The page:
Ruby Matthews is devastated to lose her well-paid marketing job just before Christmas, and makes a New Year’s Resolution to change her life by doing a different job every month for the next twelve months. Hopefully by the end of the year she’ll know what she really wants to do.
Ruby tries a wide variety of jobs, and while she’s certainly happy to leave some, she's inspired and learns from each. She masquerades as a fortune-teller, nannies in the south of France and works in a home for retired actors; it’s said that variety is the spice of life, but will it bring Ruby lasting happiness?
What a fun read this was! Our heroine was natural and entertaining to read about, her work ethics were admirable - she’d do pretty much any job she was offered and wasn’t afraid to try new things. I liked that she was determined not to fall behind with her mortgage payments but didn’t want to end up in another uninspiring career. It was a relief when, about midway through the novel, Ruby stopped fancying what seemed to be every man she came into contact with. Her behaviour was verging on becoming a little bit desperate which took away somewhat from the likeability of her character!
Ruby certainly met a colourful cast during her escapades. My favourite was undoubtedly Tony, her half deaf co-worker from a Harley Street sexual health clinic: he was so brilliantly inappropriate it was hilarious. Ruby’s grumpy cat Patrick also gave me lots to giggle about.
By contrast, I’m afraid I wasn’t overly enamoured with Ruby’s neighbour and love interest ‘Gorgeous George’: he was a little rough and ready for my liking and seemed too ordinary and uninspiring for Ruby in my opinion.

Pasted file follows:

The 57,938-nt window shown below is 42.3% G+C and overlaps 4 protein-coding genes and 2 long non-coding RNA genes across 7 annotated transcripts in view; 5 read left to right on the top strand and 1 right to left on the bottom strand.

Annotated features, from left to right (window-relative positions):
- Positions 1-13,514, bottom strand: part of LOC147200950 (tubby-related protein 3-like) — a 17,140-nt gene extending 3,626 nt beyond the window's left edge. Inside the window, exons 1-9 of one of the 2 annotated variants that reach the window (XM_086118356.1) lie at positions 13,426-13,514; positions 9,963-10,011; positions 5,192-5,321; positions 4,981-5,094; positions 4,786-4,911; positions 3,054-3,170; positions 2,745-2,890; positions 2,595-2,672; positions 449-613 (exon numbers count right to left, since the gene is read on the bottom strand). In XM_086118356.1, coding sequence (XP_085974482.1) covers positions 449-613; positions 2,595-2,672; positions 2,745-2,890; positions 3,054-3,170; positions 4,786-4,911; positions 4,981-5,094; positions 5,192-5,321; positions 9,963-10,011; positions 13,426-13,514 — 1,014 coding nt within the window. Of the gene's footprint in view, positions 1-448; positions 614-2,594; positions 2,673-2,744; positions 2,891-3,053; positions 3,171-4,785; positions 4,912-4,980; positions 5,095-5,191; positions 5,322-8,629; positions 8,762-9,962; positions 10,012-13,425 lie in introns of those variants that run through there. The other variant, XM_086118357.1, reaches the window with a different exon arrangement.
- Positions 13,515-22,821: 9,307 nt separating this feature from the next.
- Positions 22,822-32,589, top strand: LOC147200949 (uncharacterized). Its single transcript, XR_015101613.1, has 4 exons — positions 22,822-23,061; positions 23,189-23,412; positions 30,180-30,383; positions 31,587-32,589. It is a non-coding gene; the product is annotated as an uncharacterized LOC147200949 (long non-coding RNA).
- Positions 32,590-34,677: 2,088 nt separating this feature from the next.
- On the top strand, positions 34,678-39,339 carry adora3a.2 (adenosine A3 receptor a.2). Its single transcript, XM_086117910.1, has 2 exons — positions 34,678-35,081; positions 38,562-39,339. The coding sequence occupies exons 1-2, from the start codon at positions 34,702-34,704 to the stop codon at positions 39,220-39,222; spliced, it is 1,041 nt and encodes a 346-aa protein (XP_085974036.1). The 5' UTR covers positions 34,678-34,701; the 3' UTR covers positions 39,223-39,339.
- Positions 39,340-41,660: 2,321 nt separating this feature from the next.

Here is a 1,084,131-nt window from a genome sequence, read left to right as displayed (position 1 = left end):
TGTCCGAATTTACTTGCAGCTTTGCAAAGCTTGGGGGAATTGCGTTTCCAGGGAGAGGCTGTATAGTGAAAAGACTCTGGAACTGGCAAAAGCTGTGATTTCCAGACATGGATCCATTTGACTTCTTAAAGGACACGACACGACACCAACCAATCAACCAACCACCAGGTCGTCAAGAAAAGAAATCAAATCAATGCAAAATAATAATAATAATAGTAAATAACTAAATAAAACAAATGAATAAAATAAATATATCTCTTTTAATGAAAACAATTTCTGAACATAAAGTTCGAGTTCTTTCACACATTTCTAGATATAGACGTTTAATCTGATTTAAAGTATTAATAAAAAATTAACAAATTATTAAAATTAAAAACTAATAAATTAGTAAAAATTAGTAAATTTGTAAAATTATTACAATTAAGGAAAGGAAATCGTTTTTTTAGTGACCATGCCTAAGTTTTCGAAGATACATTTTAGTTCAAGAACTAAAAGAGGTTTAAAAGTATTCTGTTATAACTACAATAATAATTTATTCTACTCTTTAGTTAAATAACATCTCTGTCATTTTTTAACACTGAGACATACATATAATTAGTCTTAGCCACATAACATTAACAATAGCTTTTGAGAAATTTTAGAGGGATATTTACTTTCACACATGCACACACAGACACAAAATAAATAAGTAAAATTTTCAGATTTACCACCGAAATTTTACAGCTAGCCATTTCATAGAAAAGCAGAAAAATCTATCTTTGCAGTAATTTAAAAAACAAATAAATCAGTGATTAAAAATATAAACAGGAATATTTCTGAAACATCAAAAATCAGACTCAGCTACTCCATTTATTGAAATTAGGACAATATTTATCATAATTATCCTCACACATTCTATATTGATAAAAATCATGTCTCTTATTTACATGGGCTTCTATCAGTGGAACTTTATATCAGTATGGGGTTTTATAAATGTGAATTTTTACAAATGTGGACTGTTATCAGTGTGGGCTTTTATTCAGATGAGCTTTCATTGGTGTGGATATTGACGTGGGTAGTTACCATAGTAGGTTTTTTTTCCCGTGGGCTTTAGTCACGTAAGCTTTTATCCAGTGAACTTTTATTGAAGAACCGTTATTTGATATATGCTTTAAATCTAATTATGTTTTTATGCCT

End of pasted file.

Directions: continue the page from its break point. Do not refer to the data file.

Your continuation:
“Working It Out” had an original storyline, with plenty of scope for fun and adventure, which the author made full use of in Ruby’s escapades. The characterisation was superb and really made the tale stand out for me. May managed to make the most out of every single one of the characters in this book; they were all individual, entertaining and drew me further into the story.
I was concerned that the whole twelve jobs in a year idea would result in the plot feeling very bitty and broken up, but actually it worked well and kept the tale fresh and interesting throughout. The novel was actually a surprisingly quick read, possibly because its pace was so well maintained with a lot going on in the storyline.
“Working It Out” is a self-published book with a very professional finish; I was particularly impressed by its eye-catching cover. The story is a lovely mixture of both the comic and the poignant, and really deserves to reach as wide an audience as possible.
3 and a half stars